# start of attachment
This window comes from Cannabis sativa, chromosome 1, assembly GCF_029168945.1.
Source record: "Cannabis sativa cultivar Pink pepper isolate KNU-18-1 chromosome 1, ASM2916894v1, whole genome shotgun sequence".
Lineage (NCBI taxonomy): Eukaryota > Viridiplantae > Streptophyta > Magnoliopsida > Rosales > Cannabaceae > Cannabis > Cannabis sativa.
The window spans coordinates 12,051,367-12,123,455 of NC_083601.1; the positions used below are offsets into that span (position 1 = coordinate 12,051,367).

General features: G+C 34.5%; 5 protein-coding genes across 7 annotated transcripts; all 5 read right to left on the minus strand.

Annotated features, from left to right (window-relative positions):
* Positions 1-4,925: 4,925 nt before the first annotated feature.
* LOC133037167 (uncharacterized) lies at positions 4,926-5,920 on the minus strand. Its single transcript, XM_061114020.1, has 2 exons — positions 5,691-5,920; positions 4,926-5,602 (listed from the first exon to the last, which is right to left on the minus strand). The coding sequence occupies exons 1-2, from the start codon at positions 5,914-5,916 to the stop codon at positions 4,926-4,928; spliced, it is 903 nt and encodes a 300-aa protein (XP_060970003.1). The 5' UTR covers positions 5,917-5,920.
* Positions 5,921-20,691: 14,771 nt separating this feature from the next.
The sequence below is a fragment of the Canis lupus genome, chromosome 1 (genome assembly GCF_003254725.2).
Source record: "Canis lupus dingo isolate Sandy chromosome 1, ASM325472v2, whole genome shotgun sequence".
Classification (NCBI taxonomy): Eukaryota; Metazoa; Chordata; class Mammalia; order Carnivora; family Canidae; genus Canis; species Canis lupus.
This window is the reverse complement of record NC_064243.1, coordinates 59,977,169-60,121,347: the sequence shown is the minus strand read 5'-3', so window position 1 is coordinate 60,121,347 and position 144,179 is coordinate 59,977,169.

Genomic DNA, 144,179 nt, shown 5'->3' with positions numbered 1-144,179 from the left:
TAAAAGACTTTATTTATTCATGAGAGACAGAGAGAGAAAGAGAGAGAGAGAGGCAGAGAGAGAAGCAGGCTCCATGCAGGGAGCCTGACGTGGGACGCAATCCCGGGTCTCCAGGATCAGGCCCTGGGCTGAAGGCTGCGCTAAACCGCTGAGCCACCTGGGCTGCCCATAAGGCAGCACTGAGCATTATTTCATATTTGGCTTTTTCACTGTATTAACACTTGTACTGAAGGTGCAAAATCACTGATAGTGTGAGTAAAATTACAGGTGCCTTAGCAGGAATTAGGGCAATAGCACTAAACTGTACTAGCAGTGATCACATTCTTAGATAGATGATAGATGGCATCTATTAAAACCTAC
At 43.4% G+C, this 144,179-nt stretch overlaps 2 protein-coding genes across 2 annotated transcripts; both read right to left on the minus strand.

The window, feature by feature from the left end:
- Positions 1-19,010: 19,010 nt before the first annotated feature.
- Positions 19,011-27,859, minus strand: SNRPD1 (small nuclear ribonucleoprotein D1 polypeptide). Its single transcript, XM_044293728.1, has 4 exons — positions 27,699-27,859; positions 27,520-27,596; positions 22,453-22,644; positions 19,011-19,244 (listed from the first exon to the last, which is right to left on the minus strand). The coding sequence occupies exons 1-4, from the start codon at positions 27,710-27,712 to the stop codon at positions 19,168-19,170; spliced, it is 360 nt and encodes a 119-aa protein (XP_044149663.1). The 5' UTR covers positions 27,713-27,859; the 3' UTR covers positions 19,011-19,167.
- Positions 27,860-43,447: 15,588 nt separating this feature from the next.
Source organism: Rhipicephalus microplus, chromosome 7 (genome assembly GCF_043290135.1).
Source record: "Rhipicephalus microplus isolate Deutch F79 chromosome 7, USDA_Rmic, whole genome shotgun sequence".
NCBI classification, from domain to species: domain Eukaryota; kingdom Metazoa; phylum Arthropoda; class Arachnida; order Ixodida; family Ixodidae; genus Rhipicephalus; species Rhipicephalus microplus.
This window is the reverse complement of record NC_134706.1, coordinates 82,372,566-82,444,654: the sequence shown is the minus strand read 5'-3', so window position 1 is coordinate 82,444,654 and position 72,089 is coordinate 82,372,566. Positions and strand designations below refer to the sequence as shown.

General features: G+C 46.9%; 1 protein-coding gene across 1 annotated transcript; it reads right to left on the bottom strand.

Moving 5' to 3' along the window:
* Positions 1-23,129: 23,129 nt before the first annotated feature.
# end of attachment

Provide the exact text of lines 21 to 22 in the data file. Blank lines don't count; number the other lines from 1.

Source organism: Rhipicephalus microplus, chromosome 7 (genome assembly GCF_043290135.1).
Source record: "Rhipicephalus microplus isolate Deutch F79 chromosome 7, USDA_Rmic, whole genome shotgun sequence".